A Feast of French Music!

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A feast of French music, prepared by Maestro Victor Vener!

Featuring guest artist, Broadway star Randal Keith, Philip Smith, Anne Martinez, and the California Philharmonic Chorale. Featuring the world-famous Walt Disney organ.

“Les Miserables”

Excerpts from the mega-hit musical, performed by Broadway star Randal Keith and Anne Martinez, accompanied by the glorious Cal Phil Chorale. (Randal Keith was selected by Le Miz producer Cameron Mackintosh to star as Jean Valjean on Broadway to bring home the musical’s record-breaking 16-year run.)

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“Symphony No. 3 in C minor (Organ)”

A child prodigy, Camille Saint-Saens gave his first piano recital at the age of five and made his formal debut as a concert pianist at 11. By the time he was 22, he was organist at the Madeleine (probably the most prestigious music job in all of France). In 1886, the Royal Philharmonic Society commissioned his third symphony; it was received with wild applause and entered the canon of musical masterpieces. The beautiful theme of the finale has even shown up in popular culture: you can hear it in the 1995 movie “Babe” and also at Disney World’s Epcot Center.

A real treat for everyone at this event is the world-famous instrument that will play the starring role in this symphony - the 6,134-pipe Walt Disney Concert Hall Organ that towers above the rear of the stage, designed by architect Frank Gehry.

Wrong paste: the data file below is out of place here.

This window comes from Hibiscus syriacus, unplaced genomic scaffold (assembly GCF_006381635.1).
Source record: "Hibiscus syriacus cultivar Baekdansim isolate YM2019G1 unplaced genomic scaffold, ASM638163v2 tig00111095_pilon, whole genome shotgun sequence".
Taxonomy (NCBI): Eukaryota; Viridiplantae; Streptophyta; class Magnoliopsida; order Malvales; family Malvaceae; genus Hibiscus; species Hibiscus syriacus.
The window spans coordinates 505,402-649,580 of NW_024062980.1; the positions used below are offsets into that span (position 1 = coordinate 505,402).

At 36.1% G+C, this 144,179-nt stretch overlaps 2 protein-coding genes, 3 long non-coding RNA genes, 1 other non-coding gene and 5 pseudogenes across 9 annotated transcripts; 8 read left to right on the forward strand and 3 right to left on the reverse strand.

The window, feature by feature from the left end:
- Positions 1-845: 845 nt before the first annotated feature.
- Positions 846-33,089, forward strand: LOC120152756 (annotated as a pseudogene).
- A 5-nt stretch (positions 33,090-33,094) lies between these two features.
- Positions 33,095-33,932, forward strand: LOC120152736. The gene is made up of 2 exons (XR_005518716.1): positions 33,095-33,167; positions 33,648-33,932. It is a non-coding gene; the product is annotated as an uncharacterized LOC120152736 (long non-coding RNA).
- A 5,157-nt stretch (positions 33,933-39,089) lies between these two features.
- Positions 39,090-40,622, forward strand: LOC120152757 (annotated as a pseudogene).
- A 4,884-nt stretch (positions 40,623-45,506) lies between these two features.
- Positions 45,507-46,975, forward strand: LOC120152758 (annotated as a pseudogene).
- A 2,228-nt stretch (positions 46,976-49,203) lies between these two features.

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“Symphonie Fantastique”

In 1827, the 23-year-old Hector Berlioz saw Hamlet performed in Paris, with Irish actress Harriet Smithson as Ophelia. She was at the pinnacle of her career and from the moment he saw her, the man was completely obsessed, bombarding her with impassioned letters. “Symphonie Fantastique” is his amazing attempt to attract Harriet's attention - a tale told in music of an artist driven to madness by his vision of the perfect woman.

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Harriet finally gave in and they were married in 1833 but it didn’t last (are you surprised?). Even after their divorce, Berlioz continued to take care of her and she was eventually buried with Berlioz (and his second wife!) in a cemetery in Paris. (The French do things differently.) A master orchestrator, Berlioz included in this masterpiece an instrument as mad as the artist in the story - a “bass ophicleide.” Berlioz needed a very ugly sound at one point and this bizarre horn was the perfect way to get it. “Ophicleide” literally means “serpent with keys,” which is a pretty good description. Extinct and almost totally forgotten, the ophicleide part in this great Romantic symphony is played by the tuba.